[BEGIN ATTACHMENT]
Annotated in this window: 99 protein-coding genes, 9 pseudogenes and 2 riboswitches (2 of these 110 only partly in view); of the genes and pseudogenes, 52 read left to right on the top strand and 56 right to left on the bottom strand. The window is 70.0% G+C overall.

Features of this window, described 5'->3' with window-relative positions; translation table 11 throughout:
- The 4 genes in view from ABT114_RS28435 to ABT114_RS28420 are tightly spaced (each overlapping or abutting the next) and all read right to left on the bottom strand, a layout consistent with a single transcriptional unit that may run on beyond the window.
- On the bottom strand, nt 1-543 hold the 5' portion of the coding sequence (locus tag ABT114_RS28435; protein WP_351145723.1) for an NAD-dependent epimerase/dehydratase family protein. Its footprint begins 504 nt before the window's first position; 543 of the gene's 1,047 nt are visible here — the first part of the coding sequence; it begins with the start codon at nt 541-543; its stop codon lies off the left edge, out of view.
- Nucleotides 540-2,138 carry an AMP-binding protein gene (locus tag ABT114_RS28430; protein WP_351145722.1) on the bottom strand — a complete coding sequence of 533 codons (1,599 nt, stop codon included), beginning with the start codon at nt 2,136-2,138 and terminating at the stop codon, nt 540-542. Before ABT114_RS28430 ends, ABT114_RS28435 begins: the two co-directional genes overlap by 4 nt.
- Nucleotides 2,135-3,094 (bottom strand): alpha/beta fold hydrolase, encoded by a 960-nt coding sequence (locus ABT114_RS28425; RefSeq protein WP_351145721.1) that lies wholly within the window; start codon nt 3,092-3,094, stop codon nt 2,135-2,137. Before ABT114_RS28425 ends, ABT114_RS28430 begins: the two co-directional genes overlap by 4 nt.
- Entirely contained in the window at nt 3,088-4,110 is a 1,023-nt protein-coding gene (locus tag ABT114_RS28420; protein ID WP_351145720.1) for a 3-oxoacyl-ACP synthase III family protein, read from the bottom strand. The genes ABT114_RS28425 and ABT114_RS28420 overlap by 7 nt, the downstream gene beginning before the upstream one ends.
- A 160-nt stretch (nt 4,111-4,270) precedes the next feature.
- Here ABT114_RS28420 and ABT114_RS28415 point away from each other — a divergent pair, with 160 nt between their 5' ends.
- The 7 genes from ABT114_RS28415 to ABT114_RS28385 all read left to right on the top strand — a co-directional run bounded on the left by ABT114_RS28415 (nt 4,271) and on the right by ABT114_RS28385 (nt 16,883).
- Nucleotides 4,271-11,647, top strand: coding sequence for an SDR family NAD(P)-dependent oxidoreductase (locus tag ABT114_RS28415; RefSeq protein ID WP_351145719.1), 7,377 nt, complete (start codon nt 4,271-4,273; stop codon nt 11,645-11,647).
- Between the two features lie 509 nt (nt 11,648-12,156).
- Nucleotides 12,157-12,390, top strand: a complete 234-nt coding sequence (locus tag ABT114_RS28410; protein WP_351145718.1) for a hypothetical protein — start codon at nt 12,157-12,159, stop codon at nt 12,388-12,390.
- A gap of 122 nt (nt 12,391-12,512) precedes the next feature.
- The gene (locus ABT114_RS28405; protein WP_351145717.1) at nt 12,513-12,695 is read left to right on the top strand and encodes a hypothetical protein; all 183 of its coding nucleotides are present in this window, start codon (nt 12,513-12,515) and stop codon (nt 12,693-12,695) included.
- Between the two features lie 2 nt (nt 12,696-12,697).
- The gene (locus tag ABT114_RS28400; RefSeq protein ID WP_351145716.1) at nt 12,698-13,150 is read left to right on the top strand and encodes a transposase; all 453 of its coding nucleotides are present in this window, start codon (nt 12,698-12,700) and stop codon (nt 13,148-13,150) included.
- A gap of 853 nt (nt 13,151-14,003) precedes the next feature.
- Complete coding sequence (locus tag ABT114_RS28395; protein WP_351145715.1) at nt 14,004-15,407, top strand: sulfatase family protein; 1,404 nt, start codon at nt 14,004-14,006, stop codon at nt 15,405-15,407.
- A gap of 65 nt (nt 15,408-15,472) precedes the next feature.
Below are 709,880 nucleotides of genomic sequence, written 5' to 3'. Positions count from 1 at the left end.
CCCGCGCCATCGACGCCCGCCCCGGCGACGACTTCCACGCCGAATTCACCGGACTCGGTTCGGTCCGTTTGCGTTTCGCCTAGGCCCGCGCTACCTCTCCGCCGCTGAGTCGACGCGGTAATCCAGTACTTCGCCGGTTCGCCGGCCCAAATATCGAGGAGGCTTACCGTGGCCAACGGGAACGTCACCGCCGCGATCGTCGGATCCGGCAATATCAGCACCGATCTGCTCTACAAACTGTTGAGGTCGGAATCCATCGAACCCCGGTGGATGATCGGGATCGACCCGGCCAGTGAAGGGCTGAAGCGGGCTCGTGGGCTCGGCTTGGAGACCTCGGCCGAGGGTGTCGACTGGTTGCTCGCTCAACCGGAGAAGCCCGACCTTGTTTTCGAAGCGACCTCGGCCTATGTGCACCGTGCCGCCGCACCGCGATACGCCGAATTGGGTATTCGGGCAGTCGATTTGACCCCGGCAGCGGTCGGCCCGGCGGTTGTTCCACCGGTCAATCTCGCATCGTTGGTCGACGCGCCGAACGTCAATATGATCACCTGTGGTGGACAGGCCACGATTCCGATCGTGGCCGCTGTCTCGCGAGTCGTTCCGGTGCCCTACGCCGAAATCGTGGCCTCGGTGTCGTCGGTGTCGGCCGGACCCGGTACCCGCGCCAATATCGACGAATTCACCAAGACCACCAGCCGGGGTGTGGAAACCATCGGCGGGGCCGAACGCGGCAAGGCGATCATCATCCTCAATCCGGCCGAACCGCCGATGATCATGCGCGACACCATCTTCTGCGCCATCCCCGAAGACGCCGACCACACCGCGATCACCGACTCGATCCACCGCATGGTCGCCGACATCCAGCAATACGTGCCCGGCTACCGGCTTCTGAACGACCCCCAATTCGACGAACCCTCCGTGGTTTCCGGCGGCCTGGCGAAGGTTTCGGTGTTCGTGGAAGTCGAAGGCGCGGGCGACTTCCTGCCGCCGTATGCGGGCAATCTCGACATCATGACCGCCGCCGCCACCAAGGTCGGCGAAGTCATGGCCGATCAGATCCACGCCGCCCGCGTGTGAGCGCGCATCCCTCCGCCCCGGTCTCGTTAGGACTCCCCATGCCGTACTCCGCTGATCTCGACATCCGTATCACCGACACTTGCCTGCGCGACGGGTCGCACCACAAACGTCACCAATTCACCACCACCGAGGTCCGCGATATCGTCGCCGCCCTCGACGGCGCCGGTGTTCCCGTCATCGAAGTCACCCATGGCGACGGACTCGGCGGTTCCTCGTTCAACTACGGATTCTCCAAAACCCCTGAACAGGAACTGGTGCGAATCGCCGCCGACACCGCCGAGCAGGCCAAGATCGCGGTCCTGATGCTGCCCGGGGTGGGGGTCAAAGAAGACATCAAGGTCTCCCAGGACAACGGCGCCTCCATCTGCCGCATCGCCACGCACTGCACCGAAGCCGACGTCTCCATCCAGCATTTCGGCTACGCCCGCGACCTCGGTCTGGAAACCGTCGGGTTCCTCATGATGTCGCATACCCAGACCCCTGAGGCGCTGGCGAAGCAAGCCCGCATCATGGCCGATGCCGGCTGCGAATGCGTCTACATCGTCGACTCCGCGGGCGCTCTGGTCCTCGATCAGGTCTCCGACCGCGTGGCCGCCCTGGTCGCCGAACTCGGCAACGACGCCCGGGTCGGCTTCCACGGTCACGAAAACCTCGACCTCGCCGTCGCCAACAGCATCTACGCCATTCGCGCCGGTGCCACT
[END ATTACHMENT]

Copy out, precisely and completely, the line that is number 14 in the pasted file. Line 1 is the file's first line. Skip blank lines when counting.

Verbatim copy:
- A gap of 122 nt (nt 12,391-12,512) precedes the next feature.